The second point affirmed in the Manifesto states, “Humans are an integral part of nature, the result of unguided evolutionary change.”  There are a number of problems with this statement.  First, the “unguided evolutionary change” referred to cannot be “derived by observation, experimentation, and rational analysis,” because it supposedly happened in the past.  The past cannot be directly observed in the present; only the present can be observed in the present.  Could evolution be established as fact through “rational analysis?”  Humanists and evolutionists would argue it can.  I disagree.  Again, there are several unprovable presuppositions that must be accepted in order to infer evolution in the past from observations in the present.   First, one must assume that the processes in the past are the same as processes in the present.  This belief, called uniformitarianism, cannot be observed or derived through experimentation; it must be assumed.  One must also assume that enough time has existed for these processes to have occurred.  Lastly, one must ignore the fact that mutations and natural selection do not cause new information to arise, as evolutionary processes require, but rather eliminate genetic information.   Actual observational data tells us that we are not evolving, but rather, we are de-evolving.  Every generation of human beings loses several thousand genes due to mutations.  No new genes have ever been observed to have evolved.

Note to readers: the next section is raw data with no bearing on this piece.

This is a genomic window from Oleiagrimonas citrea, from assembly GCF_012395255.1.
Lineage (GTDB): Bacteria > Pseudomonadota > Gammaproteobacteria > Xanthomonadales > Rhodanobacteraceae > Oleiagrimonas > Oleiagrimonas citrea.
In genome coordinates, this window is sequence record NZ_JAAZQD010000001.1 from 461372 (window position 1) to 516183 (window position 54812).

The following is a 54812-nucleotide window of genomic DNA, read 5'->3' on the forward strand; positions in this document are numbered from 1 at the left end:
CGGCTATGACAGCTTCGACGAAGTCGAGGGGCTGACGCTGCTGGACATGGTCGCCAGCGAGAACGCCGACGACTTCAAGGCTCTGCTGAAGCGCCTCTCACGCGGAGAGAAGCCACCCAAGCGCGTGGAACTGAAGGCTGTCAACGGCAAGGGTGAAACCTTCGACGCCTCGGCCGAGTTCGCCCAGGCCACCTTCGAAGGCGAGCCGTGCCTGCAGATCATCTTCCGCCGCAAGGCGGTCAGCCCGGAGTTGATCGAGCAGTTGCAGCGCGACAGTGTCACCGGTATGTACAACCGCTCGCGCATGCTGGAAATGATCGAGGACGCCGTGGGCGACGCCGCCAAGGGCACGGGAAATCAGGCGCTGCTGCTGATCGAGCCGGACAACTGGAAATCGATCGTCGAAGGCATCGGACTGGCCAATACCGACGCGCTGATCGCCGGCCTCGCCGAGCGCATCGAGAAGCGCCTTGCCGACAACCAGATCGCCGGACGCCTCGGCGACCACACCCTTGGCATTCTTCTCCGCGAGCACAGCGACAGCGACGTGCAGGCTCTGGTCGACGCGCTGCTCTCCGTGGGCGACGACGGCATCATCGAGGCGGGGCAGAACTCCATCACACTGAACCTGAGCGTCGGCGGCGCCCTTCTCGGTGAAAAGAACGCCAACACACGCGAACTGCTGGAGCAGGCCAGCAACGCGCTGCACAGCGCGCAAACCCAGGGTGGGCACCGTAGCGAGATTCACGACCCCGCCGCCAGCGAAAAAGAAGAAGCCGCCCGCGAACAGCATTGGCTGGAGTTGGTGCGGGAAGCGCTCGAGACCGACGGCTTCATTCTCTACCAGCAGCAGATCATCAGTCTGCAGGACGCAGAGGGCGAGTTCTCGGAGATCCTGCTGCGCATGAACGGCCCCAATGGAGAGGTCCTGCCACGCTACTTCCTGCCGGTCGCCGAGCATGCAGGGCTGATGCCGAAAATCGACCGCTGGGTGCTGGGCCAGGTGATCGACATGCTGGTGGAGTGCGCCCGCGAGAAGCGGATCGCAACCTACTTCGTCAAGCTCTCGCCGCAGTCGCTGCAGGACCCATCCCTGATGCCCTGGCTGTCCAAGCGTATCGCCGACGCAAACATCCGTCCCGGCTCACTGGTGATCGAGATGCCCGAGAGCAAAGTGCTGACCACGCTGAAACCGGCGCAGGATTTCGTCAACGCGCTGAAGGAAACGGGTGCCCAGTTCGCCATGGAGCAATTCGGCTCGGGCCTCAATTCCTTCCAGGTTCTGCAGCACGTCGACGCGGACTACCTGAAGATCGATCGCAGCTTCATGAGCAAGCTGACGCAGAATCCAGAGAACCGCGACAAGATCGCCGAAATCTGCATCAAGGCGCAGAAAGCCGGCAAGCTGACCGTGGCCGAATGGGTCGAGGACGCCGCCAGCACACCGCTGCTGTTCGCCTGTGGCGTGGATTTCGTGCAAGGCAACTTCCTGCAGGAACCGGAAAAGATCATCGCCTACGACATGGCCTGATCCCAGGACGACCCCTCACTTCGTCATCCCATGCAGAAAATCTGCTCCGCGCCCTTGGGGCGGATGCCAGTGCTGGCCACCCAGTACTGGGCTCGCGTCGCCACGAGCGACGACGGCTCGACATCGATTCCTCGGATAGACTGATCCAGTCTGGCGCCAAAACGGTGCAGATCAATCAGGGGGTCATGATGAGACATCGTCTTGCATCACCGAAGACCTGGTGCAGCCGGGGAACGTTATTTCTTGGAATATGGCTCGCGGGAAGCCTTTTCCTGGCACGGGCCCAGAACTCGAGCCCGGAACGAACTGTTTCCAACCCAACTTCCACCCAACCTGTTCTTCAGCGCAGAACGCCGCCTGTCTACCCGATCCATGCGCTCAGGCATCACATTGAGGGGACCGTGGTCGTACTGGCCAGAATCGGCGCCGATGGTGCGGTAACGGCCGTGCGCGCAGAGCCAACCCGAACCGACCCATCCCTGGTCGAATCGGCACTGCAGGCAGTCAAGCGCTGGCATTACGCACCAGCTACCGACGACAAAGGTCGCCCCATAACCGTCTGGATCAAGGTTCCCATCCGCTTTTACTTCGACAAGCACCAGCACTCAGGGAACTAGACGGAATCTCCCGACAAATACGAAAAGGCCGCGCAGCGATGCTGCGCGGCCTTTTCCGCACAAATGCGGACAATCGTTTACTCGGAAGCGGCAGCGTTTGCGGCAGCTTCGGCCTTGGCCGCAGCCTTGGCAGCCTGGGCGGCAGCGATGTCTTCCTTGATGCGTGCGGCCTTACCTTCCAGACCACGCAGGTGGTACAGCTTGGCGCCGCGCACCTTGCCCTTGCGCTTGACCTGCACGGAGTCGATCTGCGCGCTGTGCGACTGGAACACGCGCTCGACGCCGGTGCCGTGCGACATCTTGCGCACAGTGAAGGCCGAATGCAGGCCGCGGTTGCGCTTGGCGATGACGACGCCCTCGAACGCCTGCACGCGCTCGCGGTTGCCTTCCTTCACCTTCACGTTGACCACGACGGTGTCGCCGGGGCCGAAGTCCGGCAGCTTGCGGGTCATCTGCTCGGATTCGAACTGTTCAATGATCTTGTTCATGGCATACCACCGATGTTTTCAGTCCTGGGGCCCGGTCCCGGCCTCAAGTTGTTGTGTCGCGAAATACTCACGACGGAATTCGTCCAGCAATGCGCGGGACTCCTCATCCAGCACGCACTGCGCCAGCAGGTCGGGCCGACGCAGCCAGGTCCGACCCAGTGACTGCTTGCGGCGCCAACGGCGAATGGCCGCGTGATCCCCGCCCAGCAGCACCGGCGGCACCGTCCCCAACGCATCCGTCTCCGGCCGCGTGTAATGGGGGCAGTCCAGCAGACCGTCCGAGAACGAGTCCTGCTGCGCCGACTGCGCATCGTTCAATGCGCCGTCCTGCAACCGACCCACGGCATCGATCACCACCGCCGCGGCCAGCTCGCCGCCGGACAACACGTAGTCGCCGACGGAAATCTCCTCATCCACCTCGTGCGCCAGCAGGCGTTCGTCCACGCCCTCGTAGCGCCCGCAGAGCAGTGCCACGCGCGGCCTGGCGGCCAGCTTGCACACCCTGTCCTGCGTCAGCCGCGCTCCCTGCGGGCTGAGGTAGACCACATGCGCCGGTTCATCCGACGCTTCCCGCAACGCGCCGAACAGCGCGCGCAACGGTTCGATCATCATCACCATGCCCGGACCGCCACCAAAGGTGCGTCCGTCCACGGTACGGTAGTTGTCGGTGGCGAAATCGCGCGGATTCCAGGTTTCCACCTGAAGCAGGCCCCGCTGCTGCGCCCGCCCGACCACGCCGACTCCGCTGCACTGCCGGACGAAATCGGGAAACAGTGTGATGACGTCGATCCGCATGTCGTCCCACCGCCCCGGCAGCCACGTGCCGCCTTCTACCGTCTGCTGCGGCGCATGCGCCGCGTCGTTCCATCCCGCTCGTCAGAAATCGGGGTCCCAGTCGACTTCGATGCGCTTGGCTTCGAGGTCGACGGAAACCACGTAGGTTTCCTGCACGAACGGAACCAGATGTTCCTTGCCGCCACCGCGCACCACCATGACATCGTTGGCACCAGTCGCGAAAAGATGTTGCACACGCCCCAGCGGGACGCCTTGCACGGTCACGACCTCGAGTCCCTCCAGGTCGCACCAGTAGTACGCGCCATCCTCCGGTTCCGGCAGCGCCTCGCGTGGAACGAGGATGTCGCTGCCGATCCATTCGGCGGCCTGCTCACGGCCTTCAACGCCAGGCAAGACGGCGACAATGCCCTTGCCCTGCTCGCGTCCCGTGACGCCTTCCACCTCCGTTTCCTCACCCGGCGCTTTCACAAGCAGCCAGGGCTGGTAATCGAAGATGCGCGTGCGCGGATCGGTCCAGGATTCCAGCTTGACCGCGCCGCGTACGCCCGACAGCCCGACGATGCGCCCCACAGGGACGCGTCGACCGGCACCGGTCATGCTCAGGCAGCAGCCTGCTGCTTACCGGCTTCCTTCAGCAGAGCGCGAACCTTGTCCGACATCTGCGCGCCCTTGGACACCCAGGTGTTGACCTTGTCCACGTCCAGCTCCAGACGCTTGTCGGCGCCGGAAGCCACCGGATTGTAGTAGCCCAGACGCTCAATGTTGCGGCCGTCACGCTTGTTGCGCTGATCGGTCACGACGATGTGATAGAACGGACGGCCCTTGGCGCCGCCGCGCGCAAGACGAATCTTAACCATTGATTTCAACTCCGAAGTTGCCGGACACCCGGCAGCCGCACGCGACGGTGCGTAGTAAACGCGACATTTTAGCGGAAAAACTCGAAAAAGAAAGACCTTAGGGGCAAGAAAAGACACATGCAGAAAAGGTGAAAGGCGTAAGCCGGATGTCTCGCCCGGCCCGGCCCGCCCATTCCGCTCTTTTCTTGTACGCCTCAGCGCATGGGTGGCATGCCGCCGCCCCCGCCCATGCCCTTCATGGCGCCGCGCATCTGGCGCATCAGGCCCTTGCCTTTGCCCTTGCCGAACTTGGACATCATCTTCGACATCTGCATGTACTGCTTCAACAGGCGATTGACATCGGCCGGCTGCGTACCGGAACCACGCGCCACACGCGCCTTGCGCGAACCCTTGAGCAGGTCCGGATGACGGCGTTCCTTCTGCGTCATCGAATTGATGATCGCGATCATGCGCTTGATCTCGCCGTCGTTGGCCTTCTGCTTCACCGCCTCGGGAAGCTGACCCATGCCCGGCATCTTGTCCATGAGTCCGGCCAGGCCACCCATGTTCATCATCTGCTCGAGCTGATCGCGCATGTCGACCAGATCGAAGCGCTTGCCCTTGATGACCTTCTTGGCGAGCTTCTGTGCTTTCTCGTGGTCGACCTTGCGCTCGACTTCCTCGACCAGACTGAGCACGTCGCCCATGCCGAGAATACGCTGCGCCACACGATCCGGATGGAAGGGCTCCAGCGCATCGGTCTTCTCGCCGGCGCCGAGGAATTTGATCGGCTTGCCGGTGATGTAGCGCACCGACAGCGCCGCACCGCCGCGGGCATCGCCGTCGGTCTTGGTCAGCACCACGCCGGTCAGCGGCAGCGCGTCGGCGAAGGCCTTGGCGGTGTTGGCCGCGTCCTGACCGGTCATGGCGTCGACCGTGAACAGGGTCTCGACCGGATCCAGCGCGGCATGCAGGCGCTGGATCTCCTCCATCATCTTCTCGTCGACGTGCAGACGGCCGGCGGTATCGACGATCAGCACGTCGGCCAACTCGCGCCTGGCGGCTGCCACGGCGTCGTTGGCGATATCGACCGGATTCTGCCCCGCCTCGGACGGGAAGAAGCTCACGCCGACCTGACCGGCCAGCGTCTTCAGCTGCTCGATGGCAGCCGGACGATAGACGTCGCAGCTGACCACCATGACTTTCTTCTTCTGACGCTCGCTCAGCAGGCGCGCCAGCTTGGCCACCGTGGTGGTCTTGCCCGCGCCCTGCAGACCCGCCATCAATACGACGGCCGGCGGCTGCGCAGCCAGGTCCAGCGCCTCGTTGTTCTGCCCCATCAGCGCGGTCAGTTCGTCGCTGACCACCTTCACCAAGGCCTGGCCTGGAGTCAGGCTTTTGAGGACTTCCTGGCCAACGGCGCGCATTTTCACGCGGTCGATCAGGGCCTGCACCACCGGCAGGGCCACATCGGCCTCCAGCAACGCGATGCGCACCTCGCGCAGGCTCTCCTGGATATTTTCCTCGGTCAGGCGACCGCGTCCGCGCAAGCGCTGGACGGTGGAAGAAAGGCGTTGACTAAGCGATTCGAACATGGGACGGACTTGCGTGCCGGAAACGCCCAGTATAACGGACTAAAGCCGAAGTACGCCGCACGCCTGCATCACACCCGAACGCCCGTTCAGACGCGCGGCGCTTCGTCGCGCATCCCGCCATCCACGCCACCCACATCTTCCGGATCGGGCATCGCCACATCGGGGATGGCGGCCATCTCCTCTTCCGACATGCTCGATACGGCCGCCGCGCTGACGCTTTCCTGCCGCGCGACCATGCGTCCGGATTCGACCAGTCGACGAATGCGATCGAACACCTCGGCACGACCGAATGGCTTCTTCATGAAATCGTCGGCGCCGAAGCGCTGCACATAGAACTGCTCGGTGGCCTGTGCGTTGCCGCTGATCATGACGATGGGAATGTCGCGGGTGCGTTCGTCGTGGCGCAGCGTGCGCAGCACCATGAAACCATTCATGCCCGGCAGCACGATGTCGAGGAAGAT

Secondly, and “unguided” process should not cause increased complexity, as required by Darwinian evolution.  Evolution postulates that after the first cell came into existence through some sort of abiogenesis, this first lifeform somehow became more complex and eventually turned into a multi-celled organism, that eventually turned into a fish, then an amphibian, then a reptile, then some sort of mammal, then a primitive primate, eventually turning into you and me.  All of these major steps, as well as thousands of smaller, intermediary steps, somehow happened as the result of unguided, random chance.  Evolutionists must believe that each of the millions of new genes that were necessary for new structures, proteins, and biochemical processes arose through mutations – despite the fact that no mutation has ever been observed that has produced information that had not previously existed.  And, this had to happen randomly – without any kind of higher intelligence guiding the process.  This is far more preposterous than believing that the infinite, omnipotent God of the Bible created human beings.